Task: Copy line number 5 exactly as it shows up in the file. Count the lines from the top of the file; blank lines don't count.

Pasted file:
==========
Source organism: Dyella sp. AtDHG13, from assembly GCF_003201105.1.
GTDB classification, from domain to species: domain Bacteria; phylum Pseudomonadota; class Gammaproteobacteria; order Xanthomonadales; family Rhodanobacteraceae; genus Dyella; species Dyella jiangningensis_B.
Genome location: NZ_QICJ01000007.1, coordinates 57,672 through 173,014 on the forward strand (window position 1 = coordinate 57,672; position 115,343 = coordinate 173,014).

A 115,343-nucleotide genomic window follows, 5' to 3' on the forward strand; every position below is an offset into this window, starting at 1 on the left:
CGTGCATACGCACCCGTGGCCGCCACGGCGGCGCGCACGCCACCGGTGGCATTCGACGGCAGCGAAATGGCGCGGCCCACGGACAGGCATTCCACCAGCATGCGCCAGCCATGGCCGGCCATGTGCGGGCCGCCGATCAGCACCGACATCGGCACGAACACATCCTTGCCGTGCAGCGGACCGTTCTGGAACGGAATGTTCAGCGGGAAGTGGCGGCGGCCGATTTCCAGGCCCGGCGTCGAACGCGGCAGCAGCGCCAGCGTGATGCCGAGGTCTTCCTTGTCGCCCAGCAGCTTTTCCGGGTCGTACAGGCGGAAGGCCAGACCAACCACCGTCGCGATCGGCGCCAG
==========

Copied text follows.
CGTGCATACGCACCCGTGGCCGCCACGGCGGCGCGCACGCCACCGGTGGCATTCGACGGCAGCGAAATGGCGCGGCCCACGGACAGGCATTCCACCAGCATGCGCCAGCCATGGCCGGCCATGTGCGGGCCGCCGATCAGCACCGACATCGGCACGAACACATCCTTGCCGTGCAGCGGACCGTTCTGGAACGGAATGTTCAGCGGGAAGTGGCGGCGGCCGATTTCCAGGCCCGGCGTCGAACGCGGCAGCAGCGCCAGCGTGATGCCGAGGTCTTCCTTGTCGCCCAGCAGCTTTTCCGGGTCGTACAGGCGGAAGGCCAGACCAACCACCGTCGCGATCGGCGCCAG